G&A captures most of the expenses necessary to run the company. These include executive salaries, accounting, human resources, information technology, professional consultants, etc. G&A type expenses occur regardless of the amount of sales or number of locations. You might also think of these as back office support or corporate expenses.
Unallowable expenses are those defined in FAR 31 or contract-specific items that must be excluded from your indirect rate calculation. To clarify, these are legitimate business expenses that may otherwise be deductible for tax purposes, but are not allowed to be billed back to the government. Common unallowable expenses include marketing, entertainment, alcohol, company parties, and travel in excess of the Federal Travel Regulations and Joint Travel Regulations.
Unallowable expenses are an entire topic on their own. Please see our resource page on DCAA Unallowable Costs or contact us with specific questions.
Separating cost pools comes into play when resources collected within the pool are not shared or used fairly by the allocation base. In other words, the link in the causal-beneficial relationship is broken. Back to our manufacturing and engineering example, one division of the business may be using more of the resources within a pool without bearing their fair share of the burden. You can rectify the problem by creating two pools whereby the associated expenses and allocation bases are separated providing for a better causal-beneficial relationship.
Other ways of separating pools include creation of intermediary pools and handling fee pools. Intermediary pools capture expenses and then allocate them to other pools before the calculation of those rates. Handling fee pools capture administrative-type expenses and allocate them over a specific set of direct costs. Both help organizations achieve better cost and price models through activity-based costing.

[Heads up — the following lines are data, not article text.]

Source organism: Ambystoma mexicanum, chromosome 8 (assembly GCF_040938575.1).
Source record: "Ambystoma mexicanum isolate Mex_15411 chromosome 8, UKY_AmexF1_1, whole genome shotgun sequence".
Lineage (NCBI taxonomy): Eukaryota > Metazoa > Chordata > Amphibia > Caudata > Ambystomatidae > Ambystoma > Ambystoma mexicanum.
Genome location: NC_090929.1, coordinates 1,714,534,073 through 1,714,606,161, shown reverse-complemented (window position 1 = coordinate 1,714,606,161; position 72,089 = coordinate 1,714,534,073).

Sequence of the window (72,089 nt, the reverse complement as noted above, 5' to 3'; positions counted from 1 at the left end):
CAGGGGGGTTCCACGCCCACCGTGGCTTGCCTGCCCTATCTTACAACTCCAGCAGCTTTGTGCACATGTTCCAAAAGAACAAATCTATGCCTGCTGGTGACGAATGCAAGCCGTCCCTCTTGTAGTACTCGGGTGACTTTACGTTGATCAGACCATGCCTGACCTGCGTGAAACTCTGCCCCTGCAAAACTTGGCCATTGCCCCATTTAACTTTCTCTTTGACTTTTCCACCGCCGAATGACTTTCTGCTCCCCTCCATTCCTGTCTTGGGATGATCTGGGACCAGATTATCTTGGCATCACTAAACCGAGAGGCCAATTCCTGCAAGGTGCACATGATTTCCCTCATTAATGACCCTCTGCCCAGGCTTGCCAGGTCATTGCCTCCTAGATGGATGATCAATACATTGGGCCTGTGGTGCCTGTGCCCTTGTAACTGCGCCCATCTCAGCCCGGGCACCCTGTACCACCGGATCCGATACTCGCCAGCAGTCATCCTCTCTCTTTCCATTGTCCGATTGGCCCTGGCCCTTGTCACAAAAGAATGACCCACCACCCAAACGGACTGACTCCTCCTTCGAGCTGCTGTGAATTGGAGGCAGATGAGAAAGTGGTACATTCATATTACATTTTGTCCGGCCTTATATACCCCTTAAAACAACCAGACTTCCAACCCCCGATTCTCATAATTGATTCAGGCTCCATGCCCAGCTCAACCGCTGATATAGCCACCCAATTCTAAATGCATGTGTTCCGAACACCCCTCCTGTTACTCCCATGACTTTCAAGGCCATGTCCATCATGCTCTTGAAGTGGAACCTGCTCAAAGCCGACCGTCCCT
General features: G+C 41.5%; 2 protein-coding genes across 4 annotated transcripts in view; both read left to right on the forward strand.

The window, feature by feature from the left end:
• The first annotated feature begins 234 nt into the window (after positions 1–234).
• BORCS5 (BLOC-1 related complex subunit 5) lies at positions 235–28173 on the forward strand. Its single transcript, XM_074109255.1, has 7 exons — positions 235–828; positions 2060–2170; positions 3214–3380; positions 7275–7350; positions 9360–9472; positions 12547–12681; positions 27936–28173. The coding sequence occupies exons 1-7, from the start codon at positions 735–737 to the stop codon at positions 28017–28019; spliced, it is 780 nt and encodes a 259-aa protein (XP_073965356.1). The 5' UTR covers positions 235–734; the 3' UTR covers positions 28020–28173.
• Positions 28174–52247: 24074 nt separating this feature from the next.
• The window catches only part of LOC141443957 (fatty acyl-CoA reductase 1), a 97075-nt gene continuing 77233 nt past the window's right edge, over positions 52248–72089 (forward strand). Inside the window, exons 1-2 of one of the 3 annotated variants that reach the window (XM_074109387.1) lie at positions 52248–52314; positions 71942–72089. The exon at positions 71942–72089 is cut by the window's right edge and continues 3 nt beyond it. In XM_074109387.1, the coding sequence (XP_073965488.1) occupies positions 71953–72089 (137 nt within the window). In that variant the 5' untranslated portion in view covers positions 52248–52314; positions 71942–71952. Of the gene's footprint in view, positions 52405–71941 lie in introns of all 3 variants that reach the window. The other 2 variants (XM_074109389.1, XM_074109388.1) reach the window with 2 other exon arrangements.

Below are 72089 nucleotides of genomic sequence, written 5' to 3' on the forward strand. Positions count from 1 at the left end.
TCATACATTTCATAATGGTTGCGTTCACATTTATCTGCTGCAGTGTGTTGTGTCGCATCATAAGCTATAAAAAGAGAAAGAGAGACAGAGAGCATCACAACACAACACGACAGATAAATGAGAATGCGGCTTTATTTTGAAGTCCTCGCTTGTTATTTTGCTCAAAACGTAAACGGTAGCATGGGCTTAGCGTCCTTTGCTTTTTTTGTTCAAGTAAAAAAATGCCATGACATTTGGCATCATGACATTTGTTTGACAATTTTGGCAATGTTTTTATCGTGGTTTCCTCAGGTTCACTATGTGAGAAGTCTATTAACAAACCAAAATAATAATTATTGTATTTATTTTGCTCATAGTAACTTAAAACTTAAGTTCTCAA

Examples of intermediary pools are facilities and information technology (IT). These are resources used by every department or division in an organization, but not necessarily used evenly. For example, G&A departments typically occupy a small portion of office space, whereas manufacturing typically occupies a very large portion of the building. A facilities pool captures rent, depreciation, utilities, property taxes, maintenance, and lawn care, then allocates those expenses based on square footage. Here, square footage is a more reasonable and beneficial allocation base than labor dollars or hours.
Handling fee pools are created for materials or subcontract management where the organization incurs significant expenses in these areas and has separate, dedicated teams that provide these services. Handling fees are added to the cost of those items (for billing purposes) in lieu of Overhead and/or G&A. In typical billing rate structures, direct labor is burdened with Fringe, Overhead, and G&A, while material, travel, ODCs, and subcontractors are burdened with G&A. For some organizations, their G&A rate is not competitive or not fully reflective of the costs associated with administering ODCs and subcontractors, so they setup separate pools.
We recommend you consult with a professional before altering your billing rate structure as these calculations are complex and errors can lead to significant under- or over-billing of clients.